Most companies still don't employ systematic usability methods to drive their design. The resulting widespread ignorance about usability has given rise to several misconceptions that warrant a response. (For the definition of usability and the basics of why and how to implement it, see my previous column.)
Usability Is Expensive
Yes, big computer companies have been known to invest in million-dollar usability labs. Yes, experienced usability professionals are very highly paid. And yes, large-scale user testing to compare multiple design alternatives across several countries can cost $200,000 or more. Ouch.
But most everyday usability projects are cheap. Small companies don't need labs; you can run user tests in a spare conference room. Rather than hiring expensive usability professionals with ten years' experience, you can teach existing staff how to conduct studies. And, even though international studies are great, you don't start there: just spend a few days testing 5 domestic customers.
Even with a budget of $200, you can do usability. The methods are incredibly flexible and scale up or down according to circumstance. On average, best practices call for spending 10% of a design budget on usability. That's a cheap way to ensure that you spend the remaining 90% correctly, rather than blow your budget on an unworkable design.
Usability Engineering Will Delay My Launch Date
Case study reports are typically issued by companies that have followed the entire user-centered design process to the letter, starting with field studies. These descriptions of the great and the good can be daunting for projects with smaller budgets and tighter schedules.
Usability need not be grandiose. The simplest user testing method I recommend takes three days, but even faster tests are possible — especially if you use methods like agile paper prototyping, which lets you crank through new design iterations in a few hours.
One of the main benefits of letting user research drive design is that you don't have to spend time on features that users don't need. Early studies will show you where to focus your resources so that you can ship on time.
Finally, usability can save time by helping you quickly settle arguments in the development team. Most projects waste countless staff hours as highly paid people sit in meetings and argue over what users might want or what they might do under various circumstances. Instead of debating, find out. It's faster, particularly because running a study requires only one team member's time.
Many case studies show that usability can be nicely integrated with Agile development methods.
Usability Kills Creativity
Design is basically problem solving under constraints: you must design a system that can actually be built, that's within budget, and that works in the real world. Usability adds one more constraint: the system must be relatively easy for people to use. This constraint exists whether or not you include formal usability methods in your design process.
Human short-term memory holds only so many chunks of information. If you require users to remember too much, the design will be error-prone and hard to use because people will forget things when you overload their memory.
Also, if you're designing a website, it will be one of millions available to users and they'll grant you only so much of their attention before they move on.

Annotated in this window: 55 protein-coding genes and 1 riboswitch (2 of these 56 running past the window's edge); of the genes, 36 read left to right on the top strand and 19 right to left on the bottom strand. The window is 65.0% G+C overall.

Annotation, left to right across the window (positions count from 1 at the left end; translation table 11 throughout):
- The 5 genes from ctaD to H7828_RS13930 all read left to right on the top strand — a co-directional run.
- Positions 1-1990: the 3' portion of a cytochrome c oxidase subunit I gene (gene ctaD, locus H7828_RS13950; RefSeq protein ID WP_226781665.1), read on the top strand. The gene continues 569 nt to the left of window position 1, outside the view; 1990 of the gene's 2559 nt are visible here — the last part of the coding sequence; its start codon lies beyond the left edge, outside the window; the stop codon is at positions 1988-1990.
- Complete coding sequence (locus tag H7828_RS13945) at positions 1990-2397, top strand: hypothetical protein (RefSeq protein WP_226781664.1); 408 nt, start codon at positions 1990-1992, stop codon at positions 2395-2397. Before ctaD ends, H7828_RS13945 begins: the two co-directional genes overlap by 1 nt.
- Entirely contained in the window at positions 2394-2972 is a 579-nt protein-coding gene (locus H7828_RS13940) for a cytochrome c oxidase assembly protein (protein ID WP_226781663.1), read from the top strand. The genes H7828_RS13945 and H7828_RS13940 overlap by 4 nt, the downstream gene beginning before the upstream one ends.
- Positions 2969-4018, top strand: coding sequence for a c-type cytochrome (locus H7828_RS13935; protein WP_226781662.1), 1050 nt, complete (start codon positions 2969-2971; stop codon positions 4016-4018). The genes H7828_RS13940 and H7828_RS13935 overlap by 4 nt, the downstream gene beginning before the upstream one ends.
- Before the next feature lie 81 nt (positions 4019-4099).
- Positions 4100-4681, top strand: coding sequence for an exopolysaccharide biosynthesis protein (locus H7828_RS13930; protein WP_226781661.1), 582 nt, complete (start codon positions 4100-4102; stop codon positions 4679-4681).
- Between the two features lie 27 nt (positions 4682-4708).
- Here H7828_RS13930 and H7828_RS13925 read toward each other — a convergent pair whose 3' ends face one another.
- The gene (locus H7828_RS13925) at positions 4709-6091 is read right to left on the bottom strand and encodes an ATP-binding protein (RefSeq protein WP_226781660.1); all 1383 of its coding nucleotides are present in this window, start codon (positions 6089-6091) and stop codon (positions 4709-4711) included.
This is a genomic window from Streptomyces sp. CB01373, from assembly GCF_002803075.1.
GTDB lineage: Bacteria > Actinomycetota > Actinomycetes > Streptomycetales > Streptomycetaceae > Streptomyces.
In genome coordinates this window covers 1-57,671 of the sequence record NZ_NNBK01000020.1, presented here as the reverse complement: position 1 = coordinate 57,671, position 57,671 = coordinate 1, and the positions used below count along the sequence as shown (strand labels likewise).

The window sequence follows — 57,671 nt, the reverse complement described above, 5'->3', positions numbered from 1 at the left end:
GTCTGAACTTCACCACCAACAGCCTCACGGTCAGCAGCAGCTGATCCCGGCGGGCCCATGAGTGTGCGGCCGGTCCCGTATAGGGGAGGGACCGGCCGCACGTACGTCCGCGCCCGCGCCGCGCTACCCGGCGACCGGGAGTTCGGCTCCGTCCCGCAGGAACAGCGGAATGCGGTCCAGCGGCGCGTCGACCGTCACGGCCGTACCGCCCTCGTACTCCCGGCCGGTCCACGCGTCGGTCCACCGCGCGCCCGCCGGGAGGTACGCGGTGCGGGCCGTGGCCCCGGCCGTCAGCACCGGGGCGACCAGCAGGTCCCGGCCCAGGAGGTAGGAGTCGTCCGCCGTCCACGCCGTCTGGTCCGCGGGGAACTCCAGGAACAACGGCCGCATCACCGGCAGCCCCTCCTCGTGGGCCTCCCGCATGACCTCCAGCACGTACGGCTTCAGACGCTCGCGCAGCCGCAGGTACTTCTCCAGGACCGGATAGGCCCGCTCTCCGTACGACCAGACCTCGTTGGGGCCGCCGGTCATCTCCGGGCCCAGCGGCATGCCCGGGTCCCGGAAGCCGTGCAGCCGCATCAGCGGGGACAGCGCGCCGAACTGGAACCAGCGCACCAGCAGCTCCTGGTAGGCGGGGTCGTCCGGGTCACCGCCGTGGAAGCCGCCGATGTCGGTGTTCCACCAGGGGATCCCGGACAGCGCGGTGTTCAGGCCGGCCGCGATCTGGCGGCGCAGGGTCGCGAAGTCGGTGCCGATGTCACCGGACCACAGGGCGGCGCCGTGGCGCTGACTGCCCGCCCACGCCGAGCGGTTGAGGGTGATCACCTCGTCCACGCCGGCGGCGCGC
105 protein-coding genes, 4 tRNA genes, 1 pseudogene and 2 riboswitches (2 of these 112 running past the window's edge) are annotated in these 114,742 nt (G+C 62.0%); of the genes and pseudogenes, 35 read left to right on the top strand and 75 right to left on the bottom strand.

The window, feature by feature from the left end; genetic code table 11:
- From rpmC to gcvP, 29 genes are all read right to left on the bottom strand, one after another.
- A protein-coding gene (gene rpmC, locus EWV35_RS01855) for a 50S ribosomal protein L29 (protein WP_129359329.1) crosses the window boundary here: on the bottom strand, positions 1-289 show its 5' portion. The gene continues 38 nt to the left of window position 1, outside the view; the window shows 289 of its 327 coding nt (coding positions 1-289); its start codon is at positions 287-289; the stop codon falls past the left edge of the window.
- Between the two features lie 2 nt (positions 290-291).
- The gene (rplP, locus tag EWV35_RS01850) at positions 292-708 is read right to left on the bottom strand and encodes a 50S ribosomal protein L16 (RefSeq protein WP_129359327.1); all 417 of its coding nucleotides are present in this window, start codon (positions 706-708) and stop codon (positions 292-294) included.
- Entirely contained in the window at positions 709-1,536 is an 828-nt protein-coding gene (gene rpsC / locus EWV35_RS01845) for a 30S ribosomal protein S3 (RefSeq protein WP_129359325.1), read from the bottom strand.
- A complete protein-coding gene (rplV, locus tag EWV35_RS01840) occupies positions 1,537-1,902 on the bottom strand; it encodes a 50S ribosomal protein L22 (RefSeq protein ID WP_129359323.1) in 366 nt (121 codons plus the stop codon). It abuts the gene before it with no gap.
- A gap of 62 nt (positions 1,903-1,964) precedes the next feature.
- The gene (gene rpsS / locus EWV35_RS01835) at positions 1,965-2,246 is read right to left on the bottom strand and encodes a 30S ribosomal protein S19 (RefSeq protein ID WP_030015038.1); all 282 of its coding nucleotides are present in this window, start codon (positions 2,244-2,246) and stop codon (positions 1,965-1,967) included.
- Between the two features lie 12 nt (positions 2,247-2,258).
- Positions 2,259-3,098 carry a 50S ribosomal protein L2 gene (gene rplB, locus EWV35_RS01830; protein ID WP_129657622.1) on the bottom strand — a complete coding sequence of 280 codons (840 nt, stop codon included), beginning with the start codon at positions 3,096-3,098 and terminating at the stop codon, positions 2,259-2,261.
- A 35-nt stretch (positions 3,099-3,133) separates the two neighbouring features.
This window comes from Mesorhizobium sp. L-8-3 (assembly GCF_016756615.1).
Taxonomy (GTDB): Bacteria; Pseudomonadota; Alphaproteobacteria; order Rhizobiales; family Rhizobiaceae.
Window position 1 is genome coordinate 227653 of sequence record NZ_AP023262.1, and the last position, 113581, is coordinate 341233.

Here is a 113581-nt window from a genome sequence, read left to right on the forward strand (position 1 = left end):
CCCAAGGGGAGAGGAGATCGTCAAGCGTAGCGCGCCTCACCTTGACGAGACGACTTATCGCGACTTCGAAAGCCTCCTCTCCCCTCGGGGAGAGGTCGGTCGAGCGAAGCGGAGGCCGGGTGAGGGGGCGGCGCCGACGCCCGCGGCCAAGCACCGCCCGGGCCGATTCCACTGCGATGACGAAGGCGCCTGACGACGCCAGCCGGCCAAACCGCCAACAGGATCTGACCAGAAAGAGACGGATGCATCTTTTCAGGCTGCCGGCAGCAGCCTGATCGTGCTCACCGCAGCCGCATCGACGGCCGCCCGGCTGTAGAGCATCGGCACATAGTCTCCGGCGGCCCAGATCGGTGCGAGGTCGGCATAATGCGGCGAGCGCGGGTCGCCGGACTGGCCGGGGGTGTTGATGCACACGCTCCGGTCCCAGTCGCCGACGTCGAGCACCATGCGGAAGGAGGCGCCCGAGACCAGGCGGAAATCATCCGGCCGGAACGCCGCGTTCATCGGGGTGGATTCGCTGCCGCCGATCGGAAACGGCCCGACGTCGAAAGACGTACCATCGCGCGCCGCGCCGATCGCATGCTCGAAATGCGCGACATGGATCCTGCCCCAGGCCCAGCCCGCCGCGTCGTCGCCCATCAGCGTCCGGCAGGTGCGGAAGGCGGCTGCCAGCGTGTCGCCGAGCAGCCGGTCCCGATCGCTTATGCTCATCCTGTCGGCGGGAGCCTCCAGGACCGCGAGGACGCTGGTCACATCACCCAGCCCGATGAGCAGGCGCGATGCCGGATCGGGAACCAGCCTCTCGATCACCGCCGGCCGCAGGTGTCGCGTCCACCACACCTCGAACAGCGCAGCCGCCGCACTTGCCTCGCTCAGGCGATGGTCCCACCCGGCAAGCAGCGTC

These are facts of life. All usability does is to make them explicit so that you can account for them in your design. Usability guidelines tell you how people typically behave with similar designs. User testing tells you how people behave with your proposed design. You can pay attention to this data or ignore it; the real world remains the same regardless.
Knowing real-world facts increases creativity because it offers designers ideas about design improvement and inspires them to focus their energy on real problems.
Following design conventions doesn't destroy creativity. Conventions and standards for interface design are like a dictionary for the English language: they define the meaning of interface units and offer guidelines for stringing them together. But the dictionary doesn't define whether you're writing Harry Potter, a Stephen King thriller, or an Alertbox column. Writing offers ample creative opportunity, despite the standard expectation that you'll use language in ways that readers can understand. Interaction designers can be equally creative, despite a requirement that they design for the characteristics of homo sapiens.
We Don't Need Usability, We Already Listen to Customer Feedback
Market research methods such as focus groups and customer satisfaction surveys are great at researching your positioning or which messages to choose for an advertising campaign. They are not good at deciding user interface questions — in fact, they're often misleading.
When a group of people is sitting around a comfortable table munching snacks, they're easily wowed by demos of a website's fancy features and multimedia design elements. Get those people to sit alone at a computer, and they're likely to leave the same website in short order.
The most famous example of the demo effect occurs with 3-D user interfaces, especially fly-throughs for complex data sets. These systems always look incredibly cool and compelling, yet they almost never work in actual use.
Seeing something demo'd and actually having to use it are two very different things. Likewise, what customers say and what customers do rarely line up; listening to customers uses the wrong method to collect the wrong data.
Luckily, the correct usability methods are cheap, easy to implement, and won't delay your project. So why would you rely on misleading methods that are typically more expensive?